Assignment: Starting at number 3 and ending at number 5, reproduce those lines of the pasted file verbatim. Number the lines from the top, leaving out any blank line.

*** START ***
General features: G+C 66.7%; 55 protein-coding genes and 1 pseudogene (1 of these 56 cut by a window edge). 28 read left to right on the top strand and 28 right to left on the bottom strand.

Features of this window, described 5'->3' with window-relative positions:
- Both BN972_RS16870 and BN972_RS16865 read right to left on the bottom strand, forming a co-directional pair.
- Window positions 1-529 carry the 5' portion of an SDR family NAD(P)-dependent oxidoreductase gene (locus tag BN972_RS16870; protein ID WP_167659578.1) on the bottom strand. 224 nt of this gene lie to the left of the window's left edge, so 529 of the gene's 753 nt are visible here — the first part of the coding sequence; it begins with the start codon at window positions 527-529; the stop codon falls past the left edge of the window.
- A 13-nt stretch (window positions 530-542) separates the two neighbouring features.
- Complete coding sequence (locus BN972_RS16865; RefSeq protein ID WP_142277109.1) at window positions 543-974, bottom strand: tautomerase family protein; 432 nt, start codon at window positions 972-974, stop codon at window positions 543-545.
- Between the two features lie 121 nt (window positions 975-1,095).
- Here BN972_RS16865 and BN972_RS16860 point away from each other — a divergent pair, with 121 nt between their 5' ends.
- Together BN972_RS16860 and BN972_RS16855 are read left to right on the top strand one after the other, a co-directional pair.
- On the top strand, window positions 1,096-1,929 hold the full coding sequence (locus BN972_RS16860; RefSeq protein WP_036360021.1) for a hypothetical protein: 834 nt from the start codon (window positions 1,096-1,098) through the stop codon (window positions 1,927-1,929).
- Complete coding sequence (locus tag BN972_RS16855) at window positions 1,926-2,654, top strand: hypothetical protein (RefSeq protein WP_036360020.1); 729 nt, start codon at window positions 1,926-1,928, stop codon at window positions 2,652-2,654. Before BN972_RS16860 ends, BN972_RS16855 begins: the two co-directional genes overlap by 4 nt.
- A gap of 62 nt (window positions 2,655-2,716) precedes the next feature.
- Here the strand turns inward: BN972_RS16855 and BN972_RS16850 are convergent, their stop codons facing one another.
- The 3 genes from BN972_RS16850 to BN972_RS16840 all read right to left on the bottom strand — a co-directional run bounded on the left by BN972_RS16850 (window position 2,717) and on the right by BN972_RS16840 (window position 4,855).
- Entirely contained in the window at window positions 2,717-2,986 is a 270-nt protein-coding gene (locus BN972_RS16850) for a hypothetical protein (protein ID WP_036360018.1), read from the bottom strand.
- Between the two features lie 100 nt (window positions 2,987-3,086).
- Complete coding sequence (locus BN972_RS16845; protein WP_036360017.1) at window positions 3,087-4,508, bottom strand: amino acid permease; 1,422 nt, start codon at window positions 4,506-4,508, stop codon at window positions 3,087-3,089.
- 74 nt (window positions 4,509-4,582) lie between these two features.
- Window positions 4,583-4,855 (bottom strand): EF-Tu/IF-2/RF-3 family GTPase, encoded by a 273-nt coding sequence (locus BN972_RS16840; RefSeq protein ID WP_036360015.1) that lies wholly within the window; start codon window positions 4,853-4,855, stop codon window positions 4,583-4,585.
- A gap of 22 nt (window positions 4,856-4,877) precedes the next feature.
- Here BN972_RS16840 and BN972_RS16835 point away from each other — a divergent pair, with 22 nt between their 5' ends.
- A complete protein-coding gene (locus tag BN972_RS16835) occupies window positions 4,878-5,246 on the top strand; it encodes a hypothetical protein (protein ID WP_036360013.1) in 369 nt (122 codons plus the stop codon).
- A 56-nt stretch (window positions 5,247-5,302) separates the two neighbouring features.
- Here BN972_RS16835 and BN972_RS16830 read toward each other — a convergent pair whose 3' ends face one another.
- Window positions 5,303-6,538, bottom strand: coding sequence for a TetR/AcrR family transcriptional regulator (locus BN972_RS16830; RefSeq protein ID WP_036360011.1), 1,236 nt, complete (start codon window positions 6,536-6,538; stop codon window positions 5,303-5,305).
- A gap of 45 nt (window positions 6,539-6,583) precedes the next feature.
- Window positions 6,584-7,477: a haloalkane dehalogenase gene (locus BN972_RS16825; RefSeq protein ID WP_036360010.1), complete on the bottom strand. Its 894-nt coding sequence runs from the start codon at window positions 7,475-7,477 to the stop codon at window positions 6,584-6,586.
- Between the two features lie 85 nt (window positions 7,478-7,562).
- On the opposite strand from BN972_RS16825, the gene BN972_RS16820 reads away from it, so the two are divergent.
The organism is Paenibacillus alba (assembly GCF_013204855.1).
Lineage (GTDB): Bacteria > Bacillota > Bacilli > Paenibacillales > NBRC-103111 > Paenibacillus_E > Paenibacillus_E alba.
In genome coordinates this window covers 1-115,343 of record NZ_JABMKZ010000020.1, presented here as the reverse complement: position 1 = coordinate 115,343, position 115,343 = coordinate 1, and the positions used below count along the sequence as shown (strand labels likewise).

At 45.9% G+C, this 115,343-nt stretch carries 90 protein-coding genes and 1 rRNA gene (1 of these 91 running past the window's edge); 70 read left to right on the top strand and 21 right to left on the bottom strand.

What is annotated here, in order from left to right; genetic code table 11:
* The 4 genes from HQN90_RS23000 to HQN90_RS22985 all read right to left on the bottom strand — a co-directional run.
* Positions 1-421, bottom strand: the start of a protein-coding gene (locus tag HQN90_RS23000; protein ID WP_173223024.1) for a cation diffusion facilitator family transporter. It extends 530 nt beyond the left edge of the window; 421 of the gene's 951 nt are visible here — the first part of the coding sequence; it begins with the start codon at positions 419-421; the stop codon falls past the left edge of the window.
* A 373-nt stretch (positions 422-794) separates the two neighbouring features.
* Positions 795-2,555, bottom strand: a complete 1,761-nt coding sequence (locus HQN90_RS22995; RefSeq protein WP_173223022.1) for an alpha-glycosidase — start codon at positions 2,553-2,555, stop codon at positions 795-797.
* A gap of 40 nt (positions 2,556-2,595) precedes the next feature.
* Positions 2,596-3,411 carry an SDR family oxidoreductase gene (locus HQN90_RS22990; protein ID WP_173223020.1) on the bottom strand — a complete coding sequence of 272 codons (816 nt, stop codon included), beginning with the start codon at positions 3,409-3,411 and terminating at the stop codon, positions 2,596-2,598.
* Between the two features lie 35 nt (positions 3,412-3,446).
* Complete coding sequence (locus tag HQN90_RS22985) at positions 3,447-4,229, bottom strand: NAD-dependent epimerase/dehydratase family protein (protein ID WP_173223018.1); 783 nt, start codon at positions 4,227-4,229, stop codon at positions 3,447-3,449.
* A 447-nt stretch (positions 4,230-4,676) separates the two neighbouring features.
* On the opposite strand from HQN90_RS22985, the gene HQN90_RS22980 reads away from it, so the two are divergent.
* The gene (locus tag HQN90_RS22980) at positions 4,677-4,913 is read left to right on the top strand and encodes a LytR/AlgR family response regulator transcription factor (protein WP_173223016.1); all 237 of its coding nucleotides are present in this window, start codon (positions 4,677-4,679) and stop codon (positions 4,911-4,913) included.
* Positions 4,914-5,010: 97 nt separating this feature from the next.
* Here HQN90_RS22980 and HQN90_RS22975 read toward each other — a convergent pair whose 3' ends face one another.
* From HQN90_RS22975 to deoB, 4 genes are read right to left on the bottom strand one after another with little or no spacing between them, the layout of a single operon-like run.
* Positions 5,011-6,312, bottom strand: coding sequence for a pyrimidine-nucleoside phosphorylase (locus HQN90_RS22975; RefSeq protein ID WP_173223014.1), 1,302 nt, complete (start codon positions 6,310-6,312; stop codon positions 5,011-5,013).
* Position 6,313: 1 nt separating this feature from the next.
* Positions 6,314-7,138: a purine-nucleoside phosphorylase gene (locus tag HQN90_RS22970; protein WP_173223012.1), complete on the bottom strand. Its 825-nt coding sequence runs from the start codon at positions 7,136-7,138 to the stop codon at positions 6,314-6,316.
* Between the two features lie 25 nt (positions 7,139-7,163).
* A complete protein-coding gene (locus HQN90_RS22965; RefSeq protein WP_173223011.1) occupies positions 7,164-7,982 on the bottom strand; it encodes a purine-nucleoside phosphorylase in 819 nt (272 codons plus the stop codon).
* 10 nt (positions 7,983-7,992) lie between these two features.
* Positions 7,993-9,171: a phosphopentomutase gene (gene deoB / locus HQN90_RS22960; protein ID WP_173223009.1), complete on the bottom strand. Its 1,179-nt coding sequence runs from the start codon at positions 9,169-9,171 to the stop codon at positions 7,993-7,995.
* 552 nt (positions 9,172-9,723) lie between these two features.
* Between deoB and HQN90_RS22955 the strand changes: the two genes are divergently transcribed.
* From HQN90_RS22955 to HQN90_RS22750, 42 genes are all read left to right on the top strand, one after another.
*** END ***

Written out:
- Both BN972_RS16870 and BN972_RS16865 read right to left on the bottom strand, forming a co-directional pair.
- Window positions 1-529 carry the 5' portion of an SDR family NAD(P)-dependent oxidoreductase gene (locus tag BN972_RS16870; protein ID WP_167659578.1) on the bottom strand. 224 nt of this gene lie to the left of the window's left edge, so 529 of the gene's 753 nt are visible here — the first part of the coding sequence; it begins with the start codon at window positions 527-529; the stop codon falls past the left edge of the window.
- A 13-nt stretch (window positions 530-542) separates the two neighbouring features.